Gone: lost, dead, empty, absorbed, infatuated, past: all of these in gone. We feel lost, empty, absorbed by the fear that we are now dead in some sense, too, infatuated with the past when they were still whole, when they were alive, existent, existing, extent, living. Here. Still. Enduring. You’re either one or the other: no sense in trying to bridge them.

On the other hand, maybe some people do live longer when they are pressed to do so, given a convincing enough argument to continue pumping blood. And maybe living a little longer is what they really want; or maybe they live out of guilt of leaving. How sad, or, how beautiful that we sacrifice death for each other. But in due time, we will all die.

Everyone is cremated now; we go out in flames. And our loved ones will hold onto our dusty remains, which they, too, will become. So precious and so indistinguishable, both invaluable and valueless—what is the difference between my box of ashes and yours? The placard on the front? The veining of the marble? The sentiment attached to it? The chemical composition of the ashes? Ashes less tangible than bodies, less overt in their decay: more liberating from the body and more ignorant of it: sanitized, all the sickness and the tumors burned away.

My grandmother’s death was a bit of a scene. No one told my great aunt that her sister had died until days later. Then, she wanted a funeral for her sister, but my grandfather refused. My grandfather said that his wife hadn’t wanted a big fuss after she died, and he took that to mean no funeral, no memorial service, no burial. My father, her son, agreed. My aunt, her daughter, disagreed. My mother, her daughter-in-law, disagreed; she said that my grandmother had spoken to her several times about what was to happen after her death, and she had never given the impression that she didn’t want her family to have a service for her. Despite the outcry of the women in the Rhodes family, nothing happened. As the husband of the deceased, my grandfather had the last say.

In January, the nursing home where my grandmother had stayed gave a memorial service for all those who had died in the last year. Six months after her death, there was finally a memorial service. My grandfather invited us, but I didn’t go; I was away at school, and it was too late.

All that is to say, even after the memorial at the nursing home, my grandmother was never buried, at least not to my knowledge. Her box is somewhere in my grandfather’s apartment, collecting dust on the top of her ashes.

Last week, I woke up with the horrible realization that I had no idea what people meant by “being in love”, and I’d probably be unable to recognize it even if I was. So I walked through the cemetery—the one where Thaddeus Stevens is buried—to get my head back on, to realize my own mortality, to regain the freedom to call love whatever I damn well please. But as I sat with the gravestones, I realized that I was not just there for me, but for them. I wanted to honor the strangers buried there that day; to sit with them, to be with them outdoors, in the nature they have become. But all they said was:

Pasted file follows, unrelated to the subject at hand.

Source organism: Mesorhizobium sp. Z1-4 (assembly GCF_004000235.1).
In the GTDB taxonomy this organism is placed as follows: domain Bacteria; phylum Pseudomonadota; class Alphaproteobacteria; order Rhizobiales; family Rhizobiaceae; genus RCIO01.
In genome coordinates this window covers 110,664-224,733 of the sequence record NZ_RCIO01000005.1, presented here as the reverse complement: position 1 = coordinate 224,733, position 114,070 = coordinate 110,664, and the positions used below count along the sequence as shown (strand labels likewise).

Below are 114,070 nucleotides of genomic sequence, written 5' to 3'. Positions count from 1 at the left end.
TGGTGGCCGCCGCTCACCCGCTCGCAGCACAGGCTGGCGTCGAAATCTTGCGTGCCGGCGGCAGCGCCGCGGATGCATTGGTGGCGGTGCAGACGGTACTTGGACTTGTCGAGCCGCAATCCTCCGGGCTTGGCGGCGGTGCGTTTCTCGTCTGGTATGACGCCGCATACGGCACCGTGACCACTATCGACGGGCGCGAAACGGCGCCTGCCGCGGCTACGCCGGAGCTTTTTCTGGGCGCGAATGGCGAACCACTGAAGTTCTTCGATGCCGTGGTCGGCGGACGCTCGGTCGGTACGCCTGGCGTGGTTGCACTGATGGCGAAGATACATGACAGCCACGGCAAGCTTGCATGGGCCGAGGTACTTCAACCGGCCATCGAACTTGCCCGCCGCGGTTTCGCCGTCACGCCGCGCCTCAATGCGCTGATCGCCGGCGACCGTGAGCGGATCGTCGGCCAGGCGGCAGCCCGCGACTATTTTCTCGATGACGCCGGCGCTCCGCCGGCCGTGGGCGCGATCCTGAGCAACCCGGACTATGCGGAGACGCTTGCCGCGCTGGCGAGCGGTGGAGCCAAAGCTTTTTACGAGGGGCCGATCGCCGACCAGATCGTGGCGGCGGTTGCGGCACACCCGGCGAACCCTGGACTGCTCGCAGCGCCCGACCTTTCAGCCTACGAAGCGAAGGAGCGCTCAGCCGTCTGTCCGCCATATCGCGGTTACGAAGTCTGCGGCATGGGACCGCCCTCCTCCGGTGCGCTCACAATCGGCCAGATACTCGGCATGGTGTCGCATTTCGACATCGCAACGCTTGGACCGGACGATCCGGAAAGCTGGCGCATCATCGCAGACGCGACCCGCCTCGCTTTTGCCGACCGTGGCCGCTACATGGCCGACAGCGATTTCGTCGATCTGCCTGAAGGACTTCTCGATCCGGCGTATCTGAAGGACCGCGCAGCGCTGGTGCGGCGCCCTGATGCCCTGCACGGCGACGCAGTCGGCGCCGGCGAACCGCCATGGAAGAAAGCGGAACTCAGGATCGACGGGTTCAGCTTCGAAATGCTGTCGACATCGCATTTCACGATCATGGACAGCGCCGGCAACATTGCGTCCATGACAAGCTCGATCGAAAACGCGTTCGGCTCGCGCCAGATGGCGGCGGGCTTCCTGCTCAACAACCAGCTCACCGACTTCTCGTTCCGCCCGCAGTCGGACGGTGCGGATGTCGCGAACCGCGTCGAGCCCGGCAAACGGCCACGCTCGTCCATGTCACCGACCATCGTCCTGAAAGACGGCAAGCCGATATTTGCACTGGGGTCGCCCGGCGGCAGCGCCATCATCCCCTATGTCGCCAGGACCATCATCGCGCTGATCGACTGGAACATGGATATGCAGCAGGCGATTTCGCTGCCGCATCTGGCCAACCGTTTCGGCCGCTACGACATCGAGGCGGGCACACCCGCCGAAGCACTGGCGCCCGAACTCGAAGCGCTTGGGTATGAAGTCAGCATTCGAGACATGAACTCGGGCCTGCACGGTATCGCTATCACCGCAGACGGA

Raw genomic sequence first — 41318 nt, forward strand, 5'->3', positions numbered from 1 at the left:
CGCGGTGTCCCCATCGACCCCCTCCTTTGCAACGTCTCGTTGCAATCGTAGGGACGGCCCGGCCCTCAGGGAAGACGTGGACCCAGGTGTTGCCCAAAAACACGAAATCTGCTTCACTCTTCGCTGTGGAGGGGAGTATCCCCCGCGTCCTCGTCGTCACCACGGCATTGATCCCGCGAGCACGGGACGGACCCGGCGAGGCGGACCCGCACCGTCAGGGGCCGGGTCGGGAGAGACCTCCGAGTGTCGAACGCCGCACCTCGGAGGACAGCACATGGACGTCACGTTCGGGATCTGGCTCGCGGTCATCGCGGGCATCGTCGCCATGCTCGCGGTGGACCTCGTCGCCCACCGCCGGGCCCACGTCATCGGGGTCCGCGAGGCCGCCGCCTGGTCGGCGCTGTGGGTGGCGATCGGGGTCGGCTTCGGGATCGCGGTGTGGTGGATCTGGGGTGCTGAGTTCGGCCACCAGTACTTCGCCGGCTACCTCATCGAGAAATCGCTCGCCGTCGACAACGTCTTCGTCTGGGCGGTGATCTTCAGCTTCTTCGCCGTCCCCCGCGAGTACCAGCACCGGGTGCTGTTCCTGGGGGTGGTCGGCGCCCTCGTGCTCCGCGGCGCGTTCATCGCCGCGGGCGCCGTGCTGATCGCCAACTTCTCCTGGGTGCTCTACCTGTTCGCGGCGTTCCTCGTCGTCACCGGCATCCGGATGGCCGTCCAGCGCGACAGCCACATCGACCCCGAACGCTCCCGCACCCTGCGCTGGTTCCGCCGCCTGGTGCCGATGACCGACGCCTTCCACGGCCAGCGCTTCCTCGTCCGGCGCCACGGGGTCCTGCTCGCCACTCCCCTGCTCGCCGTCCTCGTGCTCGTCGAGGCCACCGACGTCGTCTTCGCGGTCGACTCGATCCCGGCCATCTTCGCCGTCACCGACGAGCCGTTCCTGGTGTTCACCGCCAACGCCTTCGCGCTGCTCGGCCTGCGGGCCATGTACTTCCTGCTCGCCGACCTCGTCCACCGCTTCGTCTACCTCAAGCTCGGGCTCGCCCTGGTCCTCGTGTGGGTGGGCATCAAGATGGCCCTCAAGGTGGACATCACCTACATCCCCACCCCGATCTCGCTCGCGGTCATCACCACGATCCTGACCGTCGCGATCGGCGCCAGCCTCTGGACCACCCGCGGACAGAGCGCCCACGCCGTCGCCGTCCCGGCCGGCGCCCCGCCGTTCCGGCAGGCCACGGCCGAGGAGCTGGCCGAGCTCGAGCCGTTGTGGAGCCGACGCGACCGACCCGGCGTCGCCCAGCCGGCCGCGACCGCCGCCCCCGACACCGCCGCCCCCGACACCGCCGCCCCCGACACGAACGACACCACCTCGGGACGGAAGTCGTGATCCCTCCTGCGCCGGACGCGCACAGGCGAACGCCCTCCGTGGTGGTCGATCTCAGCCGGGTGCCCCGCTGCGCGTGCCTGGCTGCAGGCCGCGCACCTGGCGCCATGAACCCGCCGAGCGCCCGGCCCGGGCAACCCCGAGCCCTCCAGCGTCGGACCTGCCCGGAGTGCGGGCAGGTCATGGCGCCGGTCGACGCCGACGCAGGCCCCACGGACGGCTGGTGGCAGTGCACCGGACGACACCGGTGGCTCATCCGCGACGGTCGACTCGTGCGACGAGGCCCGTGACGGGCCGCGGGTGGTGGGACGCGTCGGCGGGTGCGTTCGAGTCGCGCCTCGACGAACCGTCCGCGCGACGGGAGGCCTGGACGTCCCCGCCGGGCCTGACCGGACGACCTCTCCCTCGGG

stop overthinking things, do you think we do that?

if you want to makes sense of love, lay down and join us; it’s going to take a while

I think that’s what my grandmother would say too. But I can’t go sit with her in that cemetery or any other. My mother would say that even so, we’ll see her in heaven. But I don’t know anymore if there’s a heaven or that we’ll all end up there: this might be it. I might be imagining the voices of the graves.

Where are you, voices from the graves? Where do you speak from? Delaware County Christian School did not prepare me for this: what is the use of apologetics class now? I cannot give a good enough argument to defend my faith to myself. My grandfather is not religious; mom asks me and my brother to pray for him. But she’s stopped asking me to say grace at holiday family dinners, which I am thankful for, and also saddened by. I feel like I’ve lost something I never had—my faith. Real, imagined, missing: I do not know.

Neither do I know what my grandfather does or does not believe; its not something we talk about; it doesn’t matter to me, but I have been told that it should matter. Approaching old age, the need to know exactly where the soul will be after the body gives up increases. My faith is aging, so quickly: our bodies age, our spirits age, our souls age, our faiths age: all in different ways: all at different rates: these all happen. It will be okay, I tell myself, it is already okay. I imagine that is what my grandfather tells himself too.

My grandfather and Noél’s grandfather are going to die of cancer, of old age, of an accumulation of life: we have been preparing our whole lives for this: we are preparing our own lives for death too: this will happen. It will be okay, though it is difficult.

Noél messaged me: “I am so tired of hospitals”: In again with her grandfather. We’ll never cease to be tired of hospitals; and we will never tire of grandfathers, though they grow tired.